hanging a computer system is a big step for any plant company. But, for Land & Water Plant, the need for all embracing computerised support was particularly important as the company runs its specialist long reach excavators and marine plant all around the UK and overseas without having its own physical plant depot. Another unusual aspect of Land & Water Plant is its picturesque headquarters on the historic Albury Estate owned by the Duke of Northumberland in Surrey.
Located near to large fishing lakes (whose dredging resulted in the original development of long reach excavators and the start of the Land & Water Group), the picture postcard building is far removed from the cabins in yards typically associated with plant companies. Whilst the structure of Land & Water Plant’s HQ is ancient, the computer system housed within it is state-of-the-art. For the company has recently changed over to the latest Syrinx hire management system from Higher Concept Software Ltd.
Land & Water Plant Director Richard Maclean says that the company’s previous Unix-based computer system “could not accommodate us fully – it was more focussed towards the needs of agricultural dealers than specialist plant hirers.” So after only two years the search was on for “a more comprehensive and user friendly” hire software system. An extensive review of competing computer systems led Land & Water Plant to a short list of two. Ultimately, after further in depth evaluation, the Syrinx system was selected and the company is pleased with its choice.
Richard Maclean says Higher Concept quoted a competitive ‘package price’ whereas other contenders had “costly add-ons”. One of the main users of the Windows-based Syrinx software at Land & Water’s HQ is Service Co-ordinator Karen Martin. Her job is to control the servicing and repairs of the company’s plant and equipment – working with two in-house service managers and one service engineer (who is a marine equipment specialist) as well as arranging for work to be done by the relevant machine suppliers.
Karen Martin says that the Syrinx system scores by being very easy to use and because, unlike its predecessor, it is fully linked to Land & Water’s proprietary Exchequer accounting system. So now paperwork is greatly reduced and a larger number of reports can be generated more quickly. Accurately apportioning service and repair costs to individual machines is important – particularly when the work tends to be done in the field by engineers from the machine suppliers. Richard Maclean says that the Syrinx system has proved to be very adaptable on the maintenance side. He is pleased that the Higher Concept personnel have been keen to develop their system to meet his particular requirements.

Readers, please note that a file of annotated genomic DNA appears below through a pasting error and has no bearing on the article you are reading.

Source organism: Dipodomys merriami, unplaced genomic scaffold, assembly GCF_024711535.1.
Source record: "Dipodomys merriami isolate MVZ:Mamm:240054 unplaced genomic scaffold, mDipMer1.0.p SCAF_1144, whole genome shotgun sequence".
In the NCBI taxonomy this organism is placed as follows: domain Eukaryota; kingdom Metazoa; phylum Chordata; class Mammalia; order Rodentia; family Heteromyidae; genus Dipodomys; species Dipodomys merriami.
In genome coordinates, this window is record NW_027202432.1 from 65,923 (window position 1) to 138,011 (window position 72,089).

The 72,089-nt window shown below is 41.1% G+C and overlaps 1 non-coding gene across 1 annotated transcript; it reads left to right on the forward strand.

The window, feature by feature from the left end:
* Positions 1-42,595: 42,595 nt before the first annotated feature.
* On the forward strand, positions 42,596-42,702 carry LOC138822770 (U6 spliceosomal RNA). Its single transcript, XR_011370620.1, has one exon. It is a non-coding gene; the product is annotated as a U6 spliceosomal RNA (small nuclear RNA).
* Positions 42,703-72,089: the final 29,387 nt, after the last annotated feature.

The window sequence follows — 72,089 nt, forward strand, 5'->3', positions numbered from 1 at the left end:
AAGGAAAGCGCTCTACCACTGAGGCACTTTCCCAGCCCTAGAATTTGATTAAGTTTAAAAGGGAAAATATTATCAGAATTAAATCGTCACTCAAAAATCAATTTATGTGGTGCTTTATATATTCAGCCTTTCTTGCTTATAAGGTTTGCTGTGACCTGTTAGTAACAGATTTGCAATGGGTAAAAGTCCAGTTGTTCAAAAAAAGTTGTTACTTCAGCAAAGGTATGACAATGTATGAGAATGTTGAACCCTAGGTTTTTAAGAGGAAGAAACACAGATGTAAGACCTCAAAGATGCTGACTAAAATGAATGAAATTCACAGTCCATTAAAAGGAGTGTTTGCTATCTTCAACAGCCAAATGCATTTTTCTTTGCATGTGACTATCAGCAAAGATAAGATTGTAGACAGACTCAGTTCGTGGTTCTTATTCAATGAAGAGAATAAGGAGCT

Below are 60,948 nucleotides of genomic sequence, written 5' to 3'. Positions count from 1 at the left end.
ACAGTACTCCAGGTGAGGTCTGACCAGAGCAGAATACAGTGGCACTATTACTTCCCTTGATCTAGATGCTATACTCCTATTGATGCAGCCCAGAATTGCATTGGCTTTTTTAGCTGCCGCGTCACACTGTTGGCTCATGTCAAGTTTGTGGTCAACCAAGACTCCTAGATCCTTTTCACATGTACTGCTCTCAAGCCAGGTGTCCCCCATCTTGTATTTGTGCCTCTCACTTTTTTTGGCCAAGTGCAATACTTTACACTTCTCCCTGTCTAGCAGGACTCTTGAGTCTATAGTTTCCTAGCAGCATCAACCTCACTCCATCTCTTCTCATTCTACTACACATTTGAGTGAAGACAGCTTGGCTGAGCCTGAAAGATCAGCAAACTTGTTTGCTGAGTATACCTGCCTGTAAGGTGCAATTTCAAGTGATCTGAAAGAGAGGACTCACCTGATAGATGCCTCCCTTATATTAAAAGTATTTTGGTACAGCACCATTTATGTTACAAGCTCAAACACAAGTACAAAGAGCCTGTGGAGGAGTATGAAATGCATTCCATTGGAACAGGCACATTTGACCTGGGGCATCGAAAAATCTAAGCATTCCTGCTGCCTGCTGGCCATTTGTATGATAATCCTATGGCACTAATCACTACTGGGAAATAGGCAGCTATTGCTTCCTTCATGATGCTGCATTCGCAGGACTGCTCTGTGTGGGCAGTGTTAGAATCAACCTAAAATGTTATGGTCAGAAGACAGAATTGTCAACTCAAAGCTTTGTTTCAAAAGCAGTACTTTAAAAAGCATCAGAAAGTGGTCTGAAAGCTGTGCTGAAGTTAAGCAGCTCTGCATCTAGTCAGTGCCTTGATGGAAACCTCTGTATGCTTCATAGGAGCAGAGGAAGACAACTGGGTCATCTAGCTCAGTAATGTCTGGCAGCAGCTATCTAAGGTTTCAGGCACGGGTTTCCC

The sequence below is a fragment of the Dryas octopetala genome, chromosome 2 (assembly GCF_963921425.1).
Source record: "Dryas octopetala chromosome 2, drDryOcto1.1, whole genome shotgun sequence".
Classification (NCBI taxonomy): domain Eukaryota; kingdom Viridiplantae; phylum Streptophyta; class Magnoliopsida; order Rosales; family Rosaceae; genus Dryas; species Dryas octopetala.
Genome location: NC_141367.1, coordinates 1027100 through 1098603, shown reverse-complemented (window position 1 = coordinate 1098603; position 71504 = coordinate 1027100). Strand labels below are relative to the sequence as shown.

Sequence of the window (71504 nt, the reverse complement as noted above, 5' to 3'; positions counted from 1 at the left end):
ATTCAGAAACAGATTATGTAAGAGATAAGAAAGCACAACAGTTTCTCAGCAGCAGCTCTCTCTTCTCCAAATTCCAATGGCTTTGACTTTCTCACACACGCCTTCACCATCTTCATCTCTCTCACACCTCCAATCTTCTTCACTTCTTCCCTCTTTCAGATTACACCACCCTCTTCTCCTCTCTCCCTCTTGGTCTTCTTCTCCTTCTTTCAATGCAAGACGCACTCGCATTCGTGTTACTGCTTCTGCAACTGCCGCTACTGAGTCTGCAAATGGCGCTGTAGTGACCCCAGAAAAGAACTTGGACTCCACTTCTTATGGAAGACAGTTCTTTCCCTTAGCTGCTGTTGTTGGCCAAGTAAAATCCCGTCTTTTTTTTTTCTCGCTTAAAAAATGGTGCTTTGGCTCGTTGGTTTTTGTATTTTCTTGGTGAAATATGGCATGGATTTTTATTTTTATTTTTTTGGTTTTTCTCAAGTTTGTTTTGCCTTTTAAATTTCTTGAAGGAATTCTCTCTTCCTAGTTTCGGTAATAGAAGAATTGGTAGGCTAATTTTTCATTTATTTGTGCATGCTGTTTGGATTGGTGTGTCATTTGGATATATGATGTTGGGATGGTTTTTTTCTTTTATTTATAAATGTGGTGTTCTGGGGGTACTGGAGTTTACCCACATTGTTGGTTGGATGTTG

Karen Martin says that the training provided by Higher Concept was good as it was carried out by knowledgeable people in manageable morning sessions. Both the old and new software systems were run in parallel for a month. And initially the information transfer to Exchequer was done into a ‘dummy company’ in order to test the accuracy of the link. Land & Water Plant places considerable emphasis on regular machine inspection and the information from its comprehensive Plant Checklists is fed into the system. Any necessary work is subsequently recorded so that the costs of parts and labour can be easily and accurately analysed for both individual machines and machine groups.
Another principal user of the new Syrinx® system at Land & Water is Hire Manager Mark Cowell. He likes the ability of the system to analyse the costs of a machine and an operator separately. Depending on the requirements of individual customers, costs can be readily quoted as an operated rate (with a weekly machine rate plus an hourly operator rate), a non-operated rate and, for extraction contracts, on a pence per tonne basis. Over a typical year the split of internal to external hire is roughly 50/50 at Land and Water Plant and around half of its hires are with an operator. Mark Cowell says he likes the ease of use of the Windows interface on Syrinx. He also praises the way he can use the system to work with Karen Martin to register any damage (and then apportion costs to the customer if necessary) when a machine is put off hire.
As part of Land & Water Plant’s policy of maintaining a modern fleet, Richard Maclean and his colleagues are planning to purchase a significant number of new machines next year. In coming to an informed decision on which models to buy, they will be greatly aided by all the cost and utilisation data now available to them on existing fleet machines through their new Syrinx software.